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  1. #1

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    Kodak Supra Endura F

    Hi,

    I have a batch of approximately 6 X 50 packs of the above paper. I took over them from a colleague who left. What process is the papers meant for? They are still viable as to my understanding they only been cut up from a roll like last year.

  2. #2
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    This is color paper meant for the RA process. Both Kodak and Fuji make chemicals for this paper.

    PE

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    So in terms of exposure, i expose it normally like I would a color negative or is it meant for color transparencies?

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    It's for negatives. It's Kodak's current paper isn't it? Or have they changed names again.

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    You use this paper to make color prints from color negatives using the RA color process. The exposure is to be made on-easel using an enlarger.

    PE

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    THe RA-4 Process deals with three colour filters.

    Yellow, Magenta, Cyan

    Dial in the proper values determined by a ring around or other devices, and there you go.

    nlochner
    Where is the art in digital photography?..

  7. #7

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    Great, cos i have been browsing around and i have gotten confliscting statements about the use of the paper, as in its actual exposure with that of a negative film or that with a positive film.

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    Endura can be 'cross processed' in a reversal process to make direct positive prints, but the transparency must be selected with care due to the high resulting contrast.

    This is not to be undertaken lightly. You must have a lot of experience to do it.

    PE

  9. #9

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    Quote Originally Posted by Photo Engineer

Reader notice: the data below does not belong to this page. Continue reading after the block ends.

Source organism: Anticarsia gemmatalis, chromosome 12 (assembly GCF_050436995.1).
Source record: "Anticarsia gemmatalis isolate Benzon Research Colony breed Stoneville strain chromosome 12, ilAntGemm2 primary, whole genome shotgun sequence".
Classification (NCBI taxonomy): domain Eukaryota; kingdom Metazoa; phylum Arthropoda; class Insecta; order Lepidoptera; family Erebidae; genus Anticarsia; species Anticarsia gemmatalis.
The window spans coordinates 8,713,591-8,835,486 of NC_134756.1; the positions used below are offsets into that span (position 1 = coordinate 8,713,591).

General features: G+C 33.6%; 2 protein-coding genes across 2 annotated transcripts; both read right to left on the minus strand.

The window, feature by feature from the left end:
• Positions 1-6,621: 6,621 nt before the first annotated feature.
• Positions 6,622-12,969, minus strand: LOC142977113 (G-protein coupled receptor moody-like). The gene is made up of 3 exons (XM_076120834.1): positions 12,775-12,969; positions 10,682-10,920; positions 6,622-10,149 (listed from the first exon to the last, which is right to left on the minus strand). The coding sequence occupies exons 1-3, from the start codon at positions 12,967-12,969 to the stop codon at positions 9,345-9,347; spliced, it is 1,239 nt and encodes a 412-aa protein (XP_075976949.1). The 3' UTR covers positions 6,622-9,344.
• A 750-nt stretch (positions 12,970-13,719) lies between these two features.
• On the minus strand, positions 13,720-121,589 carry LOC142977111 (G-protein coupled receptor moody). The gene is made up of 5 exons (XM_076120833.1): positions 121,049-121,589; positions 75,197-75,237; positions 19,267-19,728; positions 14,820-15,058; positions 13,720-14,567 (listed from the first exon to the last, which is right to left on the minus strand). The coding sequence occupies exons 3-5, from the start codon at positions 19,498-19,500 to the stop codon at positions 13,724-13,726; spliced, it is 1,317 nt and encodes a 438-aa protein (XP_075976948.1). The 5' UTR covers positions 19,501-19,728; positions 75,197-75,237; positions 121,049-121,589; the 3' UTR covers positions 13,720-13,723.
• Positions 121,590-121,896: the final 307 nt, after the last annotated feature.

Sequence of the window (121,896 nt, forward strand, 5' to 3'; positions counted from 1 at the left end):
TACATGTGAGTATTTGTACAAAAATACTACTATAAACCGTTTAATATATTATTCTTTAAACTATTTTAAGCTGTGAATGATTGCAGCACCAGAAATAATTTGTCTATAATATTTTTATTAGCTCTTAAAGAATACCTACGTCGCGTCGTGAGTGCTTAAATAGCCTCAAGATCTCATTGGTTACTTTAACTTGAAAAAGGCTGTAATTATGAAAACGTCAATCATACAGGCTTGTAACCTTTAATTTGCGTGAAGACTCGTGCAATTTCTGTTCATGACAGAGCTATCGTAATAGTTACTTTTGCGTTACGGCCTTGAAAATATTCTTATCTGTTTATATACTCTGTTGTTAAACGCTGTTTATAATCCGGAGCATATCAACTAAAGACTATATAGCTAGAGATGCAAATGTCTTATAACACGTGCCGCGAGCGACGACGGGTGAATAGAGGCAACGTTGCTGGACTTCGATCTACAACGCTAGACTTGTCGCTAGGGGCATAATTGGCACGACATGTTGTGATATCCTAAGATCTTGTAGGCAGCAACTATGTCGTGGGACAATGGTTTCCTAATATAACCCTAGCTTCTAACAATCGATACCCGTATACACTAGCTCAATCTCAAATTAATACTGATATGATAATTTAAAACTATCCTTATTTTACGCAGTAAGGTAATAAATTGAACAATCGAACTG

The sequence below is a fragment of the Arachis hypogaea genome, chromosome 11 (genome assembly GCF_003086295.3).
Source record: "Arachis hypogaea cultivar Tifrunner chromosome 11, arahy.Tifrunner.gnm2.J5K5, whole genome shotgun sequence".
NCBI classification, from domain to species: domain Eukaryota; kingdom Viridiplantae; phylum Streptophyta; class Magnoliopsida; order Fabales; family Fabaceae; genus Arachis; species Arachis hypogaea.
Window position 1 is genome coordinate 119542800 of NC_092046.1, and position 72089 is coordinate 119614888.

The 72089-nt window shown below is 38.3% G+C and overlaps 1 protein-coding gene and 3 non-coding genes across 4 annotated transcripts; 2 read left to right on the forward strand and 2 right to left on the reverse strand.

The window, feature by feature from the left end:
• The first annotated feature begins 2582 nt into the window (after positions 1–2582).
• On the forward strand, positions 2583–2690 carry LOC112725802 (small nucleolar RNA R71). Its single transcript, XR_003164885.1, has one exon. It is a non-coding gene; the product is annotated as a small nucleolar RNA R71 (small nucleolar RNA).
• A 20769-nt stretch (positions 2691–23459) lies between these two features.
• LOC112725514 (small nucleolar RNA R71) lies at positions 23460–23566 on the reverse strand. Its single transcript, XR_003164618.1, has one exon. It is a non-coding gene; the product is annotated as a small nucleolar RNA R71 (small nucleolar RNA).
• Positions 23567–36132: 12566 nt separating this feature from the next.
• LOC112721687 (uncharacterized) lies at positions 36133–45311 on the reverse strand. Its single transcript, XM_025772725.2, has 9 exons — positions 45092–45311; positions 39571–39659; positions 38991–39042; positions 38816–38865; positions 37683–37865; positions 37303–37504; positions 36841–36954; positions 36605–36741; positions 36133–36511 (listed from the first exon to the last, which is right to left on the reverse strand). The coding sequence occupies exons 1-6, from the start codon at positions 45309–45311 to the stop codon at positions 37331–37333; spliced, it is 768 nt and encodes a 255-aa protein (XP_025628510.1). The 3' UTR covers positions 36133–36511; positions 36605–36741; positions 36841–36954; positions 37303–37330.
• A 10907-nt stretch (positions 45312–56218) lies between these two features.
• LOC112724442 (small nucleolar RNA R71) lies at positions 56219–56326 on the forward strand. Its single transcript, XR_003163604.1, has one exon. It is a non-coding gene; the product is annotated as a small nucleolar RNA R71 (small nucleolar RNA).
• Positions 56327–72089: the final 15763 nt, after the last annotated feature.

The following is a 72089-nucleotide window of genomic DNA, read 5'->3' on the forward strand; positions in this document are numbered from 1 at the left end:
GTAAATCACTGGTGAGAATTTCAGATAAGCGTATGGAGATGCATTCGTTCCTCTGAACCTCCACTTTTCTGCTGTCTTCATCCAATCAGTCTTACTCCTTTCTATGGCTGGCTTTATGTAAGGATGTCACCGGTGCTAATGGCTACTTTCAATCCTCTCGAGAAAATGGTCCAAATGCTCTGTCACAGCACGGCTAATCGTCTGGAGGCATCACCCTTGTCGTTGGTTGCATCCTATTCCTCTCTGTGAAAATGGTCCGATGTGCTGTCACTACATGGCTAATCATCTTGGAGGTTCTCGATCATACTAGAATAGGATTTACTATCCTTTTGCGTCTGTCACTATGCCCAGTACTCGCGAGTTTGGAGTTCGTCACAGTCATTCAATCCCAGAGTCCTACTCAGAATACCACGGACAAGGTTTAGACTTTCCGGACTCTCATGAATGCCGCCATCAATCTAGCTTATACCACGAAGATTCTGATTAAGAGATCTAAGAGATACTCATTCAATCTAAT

Endura can be 'cross processed' in a reversal process to make direct positive prints, but the transparency must be selected with care due to the high resulting contrast.

    This is not to be undertaken lightly. You must have a lot of experience to do it.
    To be clear, it doesn't really take anything more than the usual RA-4 experience and knowledge of a few extra steps to do this cross-processing. To do it well may take a lot more experience, though. My own experiments have been interesting but the results are, as you say, very high in contrast and not suitable for most scenes. I've only tried a couple of slides in this way as experiments.

    FWIW, the process I followed was: Expose the paper, develop it in a conventional B&W paper developer (I used E-72), stop it, rinse it, expose it to light, and proceed on with the usual RA-4 processing steps.

    One other point: Commercial labs with a digital workflow can use RA-4 paper in certain types of digital photofinishing equipment to make prints from slides. Once the slide or negative is scanned, it doesn't matter whether it originated as a slide or a negative. This could well be the source of the conflicting information Fixer has found.

  10. #10

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    Quote Originally Posted by srs5694
    To be clear, it doesn't really take anything more than the usual RA-4 experience and knowledge of a few extra steps to do this cross-processing. To do it well may take a lot more experience, though. My own experiments have been interesting but the results are, as you say, very high in contrast and not suitable for most scenes. I've only tried a couple of slides in this way as experiments.

    FWIW, the process I followed was: Expose the paper, develop it in a conventional B&W paper developer (I used E-72), stop it, rinse it, expose it to light, and proceed on with the usual RA-4 processing steps.

    One other point: Commercial labs with a digital workflow can use RA-4 paper in certain types of digital photofinishing equipment to make prints from slides. Once the slide or negative is scanned, it doesn't matter whether it originated as a slide or a negative. This could well be the source of the conflicting information Fixer has found.
    To clarify on what you have mentioned, is it safe to surmise that in order to obtain a positive image on the color paper from a transparency, i would first need

    1) Expose the image onto the endura paper, develop the paper in a B&W Developer (Ilford Multigrade).

    2) Stop & Rinse it

    3) Expose the image to white light (For how long?)

    4) Develope the exposed print in a RA4 developing process (I will be using a colenta auto processor )

    The result will be a positive image from a trans?

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